Beverly Russell gathered expert advisors to assess trends in Architecture and Design 1970-1990: New Ideas in America. But talking in postmodern, post-Blast, post-Structural high-tech talk can wear you down.
Page after solid page of text, laced with acronyms and ``in'' language, is fit only for the experts. Overblown and uninformative photo captions like ``Bombed-out building in the blitzed city'' do not help clear the air.
Each swashbuckling chapter begins with quoted rock or pop music lyrics, followed closely by a flood of tiny, instructional photos, crowding the pages, vying for space with text that does not yield.
The book works a little bit like a high school yearbook - if you know the cute catch phrases and obscure references before you read the book, you will have a good time.
One person interested in rebuilding and renovation is His Royal Highness The Prince of Wales. A Vision of Britain: A Personal View of Architecture is notable in that everyone simply has to pay attention to its author.
His strong feelings about ``the wanton destruction which has taken place in this country in the name of progress ... the sheer, unadulterated ugliness and mediocrity of public and commercial buildings ... not to mention the dreariness and heartlessness of so much urban planning'' forced him to write the book, Prince Charles says.
Invective is hurled at the architectural establishment and the poor job it has done rebuilding post-World War II Britain.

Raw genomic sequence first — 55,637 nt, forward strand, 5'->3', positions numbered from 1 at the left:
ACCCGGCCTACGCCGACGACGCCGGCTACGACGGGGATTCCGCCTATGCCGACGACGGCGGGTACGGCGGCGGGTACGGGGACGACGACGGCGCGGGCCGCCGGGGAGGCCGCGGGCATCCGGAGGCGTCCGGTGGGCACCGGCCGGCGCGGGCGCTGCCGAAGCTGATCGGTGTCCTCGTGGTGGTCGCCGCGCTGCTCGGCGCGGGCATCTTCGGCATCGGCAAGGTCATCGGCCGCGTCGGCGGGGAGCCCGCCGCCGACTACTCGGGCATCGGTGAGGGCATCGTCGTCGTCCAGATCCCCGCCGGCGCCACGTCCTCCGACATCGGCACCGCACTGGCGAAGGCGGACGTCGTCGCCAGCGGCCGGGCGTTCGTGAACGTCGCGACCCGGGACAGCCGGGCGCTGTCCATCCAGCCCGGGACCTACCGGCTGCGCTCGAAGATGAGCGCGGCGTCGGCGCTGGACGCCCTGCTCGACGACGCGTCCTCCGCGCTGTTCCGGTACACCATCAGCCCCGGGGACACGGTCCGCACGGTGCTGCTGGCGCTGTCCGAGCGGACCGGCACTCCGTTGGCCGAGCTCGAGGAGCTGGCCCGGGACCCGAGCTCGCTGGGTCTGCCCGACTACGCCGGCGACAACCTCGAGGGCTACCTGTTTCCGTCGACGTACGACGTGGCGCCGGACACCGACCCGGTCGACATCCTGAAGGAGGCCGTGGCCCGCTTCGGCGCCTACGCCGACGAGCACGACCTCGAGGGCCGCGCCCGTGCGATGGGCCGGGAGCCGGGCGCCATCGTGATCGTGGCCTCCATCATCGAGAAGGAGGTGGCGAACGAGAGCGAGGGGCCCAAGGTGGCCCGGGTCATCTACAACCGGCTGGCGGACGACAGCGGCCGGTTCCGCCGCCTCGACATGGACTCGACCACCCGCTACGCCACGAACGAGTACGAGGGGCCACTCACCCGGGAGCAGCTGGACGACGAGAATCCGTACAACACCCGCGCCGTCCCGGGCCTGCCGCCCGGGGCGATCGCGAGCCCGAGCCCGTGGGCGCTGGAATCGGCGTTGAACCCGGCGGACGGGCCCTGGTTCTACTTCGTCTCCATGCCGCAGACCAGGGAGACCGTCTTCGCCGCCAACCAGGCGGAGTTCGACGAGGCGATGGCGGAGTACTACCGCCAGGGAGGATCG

The first target of royal remonstrance is the faceless modernism of the 1950s, '60s, and early '70s.
He describes a photo tagged Birmingham's Central Library: ``But how can you tell? It looks to me like a place where books are incinerated, not kept! Built in 1973 in Paradise Circus, it is an ill-mannered essay in concrete `brutalism' intended to shock (which it certainly does). An insult to the grand civic buildings amongst which it squats.''
Prince Charles's second target is any sneaking impulse toward postmodernism. He warns: ``And don't be confused by post-modernism and all the other `isms' that clever architectural critics and commentators conjure up in order to lull us into a false sense of security!''
Despite the excellent photos and artwork (including a few of his own watercolors), the book's rambling stride weakens its impact. Royal rhetoric loses its punch as the book wanders.
But by the end, Prince Charles does convince us that he sees a living, breathing vernacular on which a humane architecture can be built.
In Patrons and Architects: Designing Art Museums in the Twentieth Century, John Coolidge lets us watch architects bare their souls.
Coolidge has architect Philip Johnson describe the experience of building an art museum: ``Purely aesthetically speaking, the museum is an architect's dream. He has - as in a church - to make the visitor happy, to put him in a receptive frame of mind while he is undergoing an emotional experience. We architects welcome the challenge.''
Coolidge first talks of the small museums built to house individual collections - the Yale Center for British Art, Philip Johnson's Sculpture Gallery, Boston's Isabella Stewart Gardner Museum, and the Louisiana Museum of Art.
Then come the big museums by great architects of the century - Frank Lloyd Wright's Guggenheim, Le Corbusier's National Museum of Western Art in Tokyo, and Mies van der Rohe's New National Gallery in West Berlin.
Coolidge's essays, taken from a series of lectures, avoid academic rhetoric, and give a well-documented picture of the production of architecture for an educated public.